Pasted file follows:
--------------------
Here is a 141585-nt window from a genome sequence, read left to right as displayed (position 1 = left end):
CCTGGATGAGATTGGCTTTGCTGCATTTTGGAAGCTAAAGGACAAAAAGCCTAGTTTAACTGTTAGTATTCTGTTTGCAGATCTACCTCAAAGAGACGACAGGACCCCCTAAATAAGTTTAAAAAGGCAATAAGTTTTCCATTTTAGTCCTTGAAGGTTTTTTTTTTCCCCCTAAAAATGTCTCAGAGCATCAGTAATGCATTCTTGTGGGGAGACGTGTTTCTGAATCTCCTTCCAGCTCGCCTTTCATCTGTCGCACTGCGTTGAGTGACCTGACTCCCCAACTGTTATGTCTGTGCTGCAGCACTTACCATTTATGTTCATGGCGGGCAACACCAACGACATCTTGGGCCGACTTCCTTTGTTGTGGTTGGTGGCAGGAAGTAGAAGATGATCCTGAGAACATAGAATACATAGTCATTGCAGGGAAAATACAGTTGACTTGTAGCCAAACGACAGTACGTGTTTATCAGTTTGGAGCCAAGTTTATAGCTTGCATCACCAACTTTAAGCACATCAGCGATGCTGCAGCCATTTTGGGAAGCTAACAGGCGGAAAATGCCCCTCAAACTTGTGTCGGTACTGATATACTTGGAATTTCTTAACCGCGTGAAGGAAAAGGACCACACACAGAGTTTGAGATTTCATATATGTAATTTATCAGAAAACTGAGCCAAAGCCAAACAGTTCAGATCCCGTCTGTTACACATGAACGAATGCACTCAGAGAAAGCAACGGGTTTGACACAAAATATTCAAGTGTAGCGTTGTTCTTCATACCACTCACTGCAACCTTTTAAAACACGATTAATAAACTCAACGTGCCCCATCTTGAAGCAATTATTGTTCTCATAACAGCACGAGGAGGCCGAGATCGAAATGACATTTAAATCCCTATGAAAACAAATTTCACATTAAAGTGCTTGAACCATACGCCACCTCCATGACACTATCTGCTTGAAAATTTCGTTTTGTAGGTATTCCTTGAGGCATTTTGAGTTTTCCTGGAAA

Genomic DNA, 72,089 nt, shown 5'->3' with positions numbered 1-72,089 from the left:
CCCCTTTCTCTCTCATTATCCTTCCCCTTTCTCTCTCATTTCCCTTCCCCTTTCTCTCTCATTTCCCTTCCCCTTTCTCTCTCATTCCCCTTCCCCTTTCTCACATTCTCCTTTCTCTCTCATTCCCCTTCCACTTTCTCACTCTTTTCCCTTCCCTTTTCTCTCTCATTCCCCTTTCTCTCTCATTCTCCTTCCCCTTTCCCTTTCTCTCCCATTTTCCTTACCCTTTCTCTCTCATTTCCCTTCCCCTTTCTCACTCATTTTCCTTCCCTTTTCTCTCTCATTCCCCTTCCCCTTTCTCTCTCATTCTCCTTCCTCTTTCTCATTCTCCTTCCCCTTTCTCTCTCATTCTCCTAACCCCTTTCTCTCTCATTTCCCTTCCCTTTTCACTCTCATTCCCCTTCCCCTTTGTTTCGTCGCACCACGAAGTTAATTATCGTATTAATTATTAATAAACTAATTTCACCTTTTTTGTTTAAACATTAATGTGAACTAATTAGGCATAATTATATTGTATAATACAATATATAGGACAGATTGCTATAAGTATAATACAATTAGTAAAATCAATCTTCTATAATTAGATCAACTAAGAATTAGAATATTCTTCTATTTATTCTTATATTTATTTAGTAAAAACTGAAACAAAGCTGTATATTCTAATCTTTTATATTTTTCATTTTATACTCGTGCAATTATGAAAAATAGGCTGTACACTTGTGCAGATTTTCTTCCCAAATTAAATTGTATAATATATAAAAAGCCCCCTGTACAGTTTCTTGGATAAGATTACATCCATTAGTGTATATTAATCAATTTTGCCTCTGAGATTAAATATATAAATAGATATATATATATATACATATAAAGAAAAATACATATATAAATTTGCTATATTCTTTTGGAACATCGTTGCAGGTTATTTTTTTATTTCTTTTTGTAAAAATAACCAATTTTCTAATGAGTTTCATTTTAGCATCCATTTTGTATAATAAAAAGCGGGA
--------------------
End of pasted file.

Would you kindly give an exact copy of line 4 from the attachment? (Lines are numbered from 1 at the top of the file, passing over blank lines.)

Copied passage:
CCCCTTTCTCTCTCATTATCCTTCCCCTTTCTCTCTCATTTCCCTTCCCCTTTCTCTCTCATTTCCCTTCCCCTTTCTCTCTCATTCCCCTTCCCCTTTCTCACATTCTCCTTTCTCTCTCATTCCCCTTCCACTTTCTCACTCTTTTCCCTTCCCTTTTCTCTCTCATTCCCCTTTCTCTCTCATTCTCCTTCCCCTTTCCCTTTCTCTCCCATTTTCCTTACCCTTTCTCTCTCATTTCCCTTCCCCTTTCTCACTCATTTTCCTTCCCTTTTCTCTCTCATTCCCCTTCCCCTTTCTCTCTCATTCTCCTTCCTCTTTCTCATTCTCCTTCCCCTTTCTCTCTCATTCTCCTAACCCCTTTCTCTCTCATTTCCCTTCCCTTTTCACTCTCATTCCCCTTCCCCTTTGTTTCGTCGCACCACGAAGTTAATTATCGTATTAATTATTAATAAACTAATTTCACCTTTTTTGTTTAAACATTAATGTGAACTAATTAGGCATAATTATATTGTATAATACAATATATAGGACAGATTGCTATAAGTATAATACAATTAGTAAAATCAATCTTCTATAATTAGATCAACTAAGAATTAGAATATTCTTCTATTTATTCTTATATTTATTTAGTAAAAACTGAAACAAAGCTGTATATTCTAATCTTTTATATTTTTCATTTTATACTCGTGCAATTATGAAAAATAGGCTGTACACTTGTGCAGATTTTCTTCCCAAATTAAATTGTATAATATATAAAAAGCCCCCTGTACAGTTTCTTGGATAAGATTACATCCATTAGTGTATATTAATCAATTTTGCCTCTGAGATTAAATATATAAATAGATATATATATATATACATATAAAGAAAAATACATATATAAATTTGCTATATTCTTTTGGAACATCGTTGCAGGTTATTTTTTTATTTCTTTTTGTAAAAATAACCAATTTTCTAATGAGTTTCATTTTAGCATCCATTTTGTATAATAAAAAGCGGGA